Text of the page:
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Geely tie-in won't hurt Volvo

Shared future: The next-generation V40 hatch (2013 model shown) could share its underpinnings with Geely-branded models using the Compact Modular Platform.

Volvo-Geely compact platform co-development “exciting” for both brands – Braid

19 Jun 2014

VOLVO'S technology and platform sharing deal with its Chinese parent company Geely is a “great opportunity” and will not impact its product according to the Swedish brand's local chief.

Chinese automotive giant Zhejiang Geely Holding Group officially purchased Volvo from the Ford Motor Company in August 2010 for $US1.8 billion, with Geely's chairman Li Shufu named chairman of Volvo.

While the two companies have maintained a separate business for their vehicle development and manufacturing, it was announced early last year that the pair would collaborate on a new Compact Modular Platform (CMA) for future compact cars, to be developed at a new research and development centre in Gothenburg, Sweden.

At the time, Volvo said that 200 engineers from Sweden and China would work to develop new technology for both brands as well as the shared compact platform which could underpin the next-generation V40 hatch, not due until 2016-17 at the earliest, as well as Geely-branded models.

Speaking with local media last week, Volvo Car Australia managing director Matt Braid said that while the shared platform is “well into the future”, it is still an exciting development for both brands.

“I think it would be unfair to say its Geely componentary or Volvo componentary,” he said. “I think its going to be a platform development type exercise, in line with what every other brand is doing.

“Whether it be Audi, Volkswagen, Skoda, Seat, Mazda, Ford whatever. That’s how we are looking at it.”

Mr Braid said he does not think linking a premium brand such as Volvo to a Chinese car-maker will have a negative impact on brand perception or sales in Australia.

“At the end of the day, as with our current cars and others as well, it’s about the brand. As long as people are buying a Volvo that looks, feels, drives as a Volvo should, I don’t think the average person would really care about linkages, technically or otherwise, as has been proven with other brands.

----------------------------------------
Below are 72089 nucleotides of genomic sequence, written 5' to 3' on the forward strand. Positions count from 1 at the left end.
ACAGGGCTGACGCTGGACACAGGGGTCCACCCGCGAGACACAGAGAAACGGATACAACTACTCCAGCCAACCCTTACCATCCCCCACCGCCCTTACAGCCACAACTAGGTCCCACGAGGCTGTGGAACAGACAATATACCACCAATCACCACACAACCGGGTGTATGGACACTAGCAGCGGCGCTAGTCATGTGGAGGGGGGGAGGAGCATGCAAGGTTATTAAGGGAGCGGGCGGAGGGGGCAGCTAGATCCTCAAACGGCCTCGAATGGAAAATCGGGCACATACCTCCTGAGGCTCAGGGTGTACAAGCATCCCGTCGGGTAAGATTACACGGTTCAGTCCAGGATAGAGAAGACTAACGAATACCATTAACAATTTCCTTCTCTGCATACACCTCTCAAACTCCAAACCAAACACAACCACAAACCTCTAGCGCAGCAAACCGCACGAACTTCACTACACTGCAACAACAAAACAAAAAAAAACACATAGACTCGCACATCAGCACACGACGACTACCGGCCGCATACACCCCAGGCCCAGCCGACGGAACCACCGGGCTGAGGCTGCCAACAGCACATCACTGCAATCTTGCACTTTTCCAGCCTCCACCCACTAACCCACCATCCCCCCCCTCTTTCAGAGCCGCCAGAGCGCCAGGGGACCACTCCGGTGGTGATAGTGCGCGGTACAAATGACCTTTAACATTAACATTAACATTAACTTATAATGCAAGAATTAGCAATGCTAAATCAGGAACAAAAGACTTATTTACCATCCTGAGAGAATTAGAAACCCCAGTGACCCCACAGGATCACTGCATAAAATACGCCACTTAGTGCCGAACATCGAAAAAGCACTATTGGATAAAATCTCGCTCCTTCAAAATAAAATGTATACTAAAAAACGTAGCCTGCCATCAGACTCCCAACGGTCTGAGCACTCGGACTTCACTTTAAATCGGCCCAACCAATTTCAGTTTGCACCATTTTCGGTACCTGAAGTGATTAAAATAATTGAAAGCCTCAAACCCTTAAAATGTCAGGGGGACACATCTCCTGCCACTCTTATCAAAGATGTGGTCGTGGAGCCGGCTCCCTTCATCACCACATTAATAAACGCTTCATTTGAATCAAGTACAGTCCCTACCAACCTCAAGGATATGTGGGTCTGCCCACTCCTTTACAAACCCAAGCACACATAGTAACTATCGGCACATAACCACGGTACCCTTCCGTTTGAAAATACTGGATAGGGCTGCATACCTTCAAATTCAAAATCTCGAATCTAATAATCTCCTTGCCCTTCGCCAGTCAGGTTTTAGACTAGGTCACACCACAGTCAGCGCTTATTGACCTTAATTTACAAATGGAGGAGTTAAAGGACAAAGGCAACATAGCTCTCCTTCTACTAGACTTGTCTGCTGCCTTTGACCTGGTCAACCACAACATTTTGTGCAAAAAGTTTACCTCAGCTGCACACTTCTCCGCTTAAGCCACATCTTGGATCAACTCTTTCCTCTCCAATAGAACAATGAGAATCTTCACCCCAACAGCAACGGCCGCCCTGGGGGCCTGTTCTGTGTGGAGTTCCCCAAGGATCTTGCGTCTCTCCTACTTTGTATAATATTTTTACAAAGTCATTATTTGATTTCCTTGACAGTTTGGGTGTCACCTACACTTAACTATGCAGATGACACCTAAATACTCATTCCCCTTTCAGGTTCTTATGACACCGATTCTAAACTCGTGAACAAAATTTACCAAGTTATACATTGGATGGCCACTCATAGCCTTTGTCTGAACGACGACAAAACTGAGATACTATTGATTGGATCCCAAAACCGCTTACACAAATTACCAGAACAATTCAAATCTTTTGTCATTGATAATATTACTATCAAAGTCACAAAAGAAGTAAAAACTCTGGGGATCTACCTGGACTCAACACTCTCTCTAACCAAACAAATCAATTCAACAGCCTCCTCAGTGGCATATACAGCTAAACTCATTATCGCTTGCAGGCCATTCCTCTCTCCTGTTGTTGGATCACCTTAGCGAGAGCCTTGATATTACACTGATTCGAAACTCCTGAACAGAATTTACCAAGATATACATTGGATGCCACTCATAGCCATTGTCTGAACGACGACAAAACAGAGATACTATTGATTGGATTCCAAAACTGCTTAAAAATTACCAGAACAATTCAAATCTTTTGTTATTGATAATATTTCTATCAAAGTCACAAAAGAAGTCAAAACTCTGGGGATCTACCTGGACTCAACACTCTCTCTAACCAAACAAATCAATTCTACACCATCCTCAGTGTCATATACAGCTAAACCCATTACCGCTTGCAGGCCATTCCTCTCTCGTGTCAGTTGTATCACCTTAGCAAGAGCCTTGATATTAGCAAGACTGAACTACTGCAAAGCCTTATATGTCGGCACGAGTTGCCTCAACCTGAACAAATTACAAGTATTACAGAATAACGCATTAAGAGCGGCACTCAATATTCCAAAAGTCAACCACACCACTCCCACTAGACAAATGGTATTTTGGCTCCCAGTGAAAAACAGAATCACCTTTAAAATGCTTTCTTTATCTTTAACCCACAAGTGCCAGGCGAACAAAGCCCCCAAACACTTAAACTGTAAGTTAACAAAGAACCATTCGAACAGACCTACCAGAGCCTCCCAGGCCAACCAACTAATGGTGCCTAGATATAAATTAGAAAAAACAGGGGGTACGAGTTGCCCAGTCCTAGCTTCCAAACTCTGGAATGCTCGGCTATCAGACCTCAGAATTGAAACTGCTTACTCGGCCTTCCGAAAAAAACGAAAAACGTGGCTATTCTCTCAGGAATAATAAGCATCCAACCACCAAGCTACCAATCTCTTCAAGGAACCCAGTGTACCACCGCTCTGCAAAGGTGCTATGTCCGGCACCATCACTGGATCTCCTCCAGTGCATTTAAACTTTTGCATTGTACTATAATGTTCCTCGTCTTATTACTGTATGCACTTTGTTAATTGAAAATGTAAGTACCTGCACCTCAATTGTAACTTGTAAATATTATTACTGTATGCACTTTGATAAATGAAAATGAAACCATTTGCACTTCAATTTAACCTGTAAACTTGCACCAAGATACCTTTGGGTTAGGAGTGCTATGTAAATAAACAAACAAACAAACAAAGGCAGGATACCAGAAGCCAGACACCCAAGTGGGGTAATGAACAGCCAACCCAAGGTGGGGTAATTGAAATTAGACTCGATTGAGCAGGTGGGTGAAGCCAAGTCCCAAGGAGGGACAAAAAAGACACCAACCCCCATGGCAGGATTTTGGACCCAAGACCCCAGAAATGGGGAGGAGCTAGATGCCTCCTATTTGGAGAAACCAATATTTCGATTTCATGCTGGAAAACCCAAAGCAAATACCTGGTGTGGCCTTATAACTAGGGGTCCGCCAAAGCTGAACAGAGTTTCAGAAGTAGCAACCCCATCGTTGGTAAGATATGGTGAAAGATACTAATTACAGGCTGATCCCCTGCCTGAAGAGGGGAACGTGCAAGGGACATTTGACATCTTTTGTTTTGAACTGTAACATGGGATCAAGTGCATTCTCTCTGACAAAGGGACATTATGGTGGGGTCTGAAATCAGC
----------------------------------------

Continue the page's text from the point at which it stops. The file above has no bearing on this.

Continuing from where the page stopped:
“We are not concerned by that.”

Mr Braid reiterated Geely chairman Li Shufu's previous comments that the Chinese brand and Volvo “will be brothers, not father and son”, indicating that despite the shared platform and technology, the two companies would maintain their own distinct identities.

“It’s a great opportunity for the companies under the Geely banner because, obviously chairman Li Shufu has said he wants to see the company be two brother brands, he wants to see them distinctly separate.

“But having the ability to control platforms for various brands under one umbrella, that is a very good opportunity because if you look at sharing of technology under competitive brands, that’s a different kettle of fish as well.

Among the global car-makers that share platforms and technology, Mr Braid highlighted the Volkswagen Group as the best example of of a company that has successfully maintained individual brand identities while using shared underpinnings.

“I think Volkswagen are probably the best at it in that regard that they are developing their own platform amongst their own brands. They are not bringing stuff in.

“And we are very much a stand alone organisation, we have our own engines, we have our own platform technology. And obviously the announcement of the small platform co-development with Geely in Sweden will be another string to the bow of the company.”

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